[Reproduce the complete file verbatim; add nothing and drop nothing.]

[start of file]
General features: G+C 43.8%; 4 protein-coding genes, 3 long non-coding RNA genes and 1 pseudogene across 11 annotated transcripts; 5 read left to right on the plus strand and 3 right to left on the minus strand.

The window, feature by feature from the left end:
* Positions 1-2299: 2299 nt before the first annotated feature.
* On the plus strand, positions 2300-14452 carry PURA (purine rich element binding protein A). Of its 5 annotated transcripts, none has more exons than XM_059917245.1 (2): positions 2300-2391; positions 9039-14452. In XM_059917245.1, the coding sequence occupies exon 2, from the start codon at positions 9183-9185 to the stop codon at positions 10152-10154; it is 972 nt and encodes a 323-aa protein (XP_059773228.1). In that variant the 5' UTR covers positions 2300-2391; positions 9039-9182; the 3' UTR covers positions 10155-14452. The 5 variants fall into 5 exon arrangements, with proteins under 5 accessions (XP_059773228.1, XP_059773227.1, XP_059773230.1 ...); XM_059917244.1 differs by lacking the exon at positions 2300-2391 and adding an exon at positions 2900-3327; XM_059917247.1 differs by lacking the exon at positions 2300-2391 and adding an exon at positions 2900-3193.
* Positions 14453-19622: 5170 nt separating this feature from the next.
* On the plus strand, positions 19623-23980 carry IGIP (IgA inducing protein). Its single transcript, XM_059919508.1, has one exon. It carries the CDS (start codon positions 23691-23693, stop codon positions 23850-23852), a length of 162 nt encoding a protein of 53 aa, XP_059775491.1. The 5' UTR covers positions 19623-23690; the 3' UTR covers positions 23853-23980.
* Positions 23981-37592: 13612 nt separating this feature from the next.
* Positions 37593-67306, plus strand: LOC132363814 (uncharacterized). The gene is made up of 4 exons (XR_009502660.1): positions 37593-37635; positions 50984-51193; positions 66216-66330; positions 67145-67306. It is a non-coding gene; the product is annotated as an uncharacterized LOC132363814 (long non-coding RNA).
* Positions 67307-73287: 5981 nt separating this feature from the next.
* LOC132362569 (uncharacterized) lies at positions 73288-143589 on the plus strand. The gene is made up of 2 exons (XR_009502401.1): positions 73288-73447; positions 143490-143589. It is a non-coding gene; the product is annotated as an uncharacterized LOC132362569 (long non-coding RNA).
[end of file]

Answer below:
General features: G+C 43.8%; 4 protein-coding genes, 3 long non-coding RNA genes and 1 pseudogene across 11 annotated transcripts; 5 read left to right on the plus strand and 3 right to left on the minus strand.

The window, feature by feature from the left end:
* Positions 1-2299: 2299 nt before the first annotated feature.
* On the plus strand, positions 2300-14452 carry PURA (purine rich element binding protein A). Of its 5 annotated transcripts, none has more exons than XM_059917245.1 (2): positions 2300-2391; positions 9039-14452. In XM_059917245.1, the coding sequence occupies exon 2, from the start codon at positions 9183-9185 to the stop codon at positions 10152-10154; it is 972 nt and encodes a 323-aa protein (XP_059773228.1). In that variant the 5' UTR covers positions 2300-2391; positions 9039-9182; the 3' UTR covers positions 10155-14452. The 5 variants fall into 5 exon arrangements, with proteins under 5 accessions (XP_059773228.1, XP_059773227.1, XP_059773230.1 ...); XM_059917244.1 differs by lacking the exon at positions 2300-2391 and adding an exon at positions 2900-3327; XM_059917247.1 differs by lacking the exon at positions 2300-2391 and adding an exon at positions 2900-3193.
* Positions 14453-19622: 5170 nt separating this feature from the next.
* On the plus strand, positions 19623-23980 carry IGIP (IgA inducing protein). Its single transcript, XM_059919508.1, has one exon. It carries the CDS (start codon positions 23691-23693, stop codon positions 23850-23852), a length of 162 nt encoding a protein of 53 aa, XP_059775491.1. The 5' UTR covers positions 19623-23690; the 3' UTR covers positions 23853-23980.
* Positions 23981-37592: 13612 nt separating this feature from the next.
* Positions 37593-67306, plus strand: LOC132363814 (uncharacterized). The gene is made up of 4 exons (XR_009502660.1): positions 37593-37635; positions 50984-51193; positions 66216-66330; positions 67145-67306. It is a non-coding gene; the product is annotated as an uncharacterized LOC132363814 (long non-coding RNA).
* Positions 67307-73287: 5981 nt separating this feature from the next.
* LOC132362569 (uncharacterized) lies at positions 73288-143589 on the plus strand. The gene is made up of 2 exons (XR_009502401.1): positions 73288-73447; positions 143490-143589. It is a non-coding gene; the product is annotated as an uncharacterized LOC132362569 (long non-coding RNA).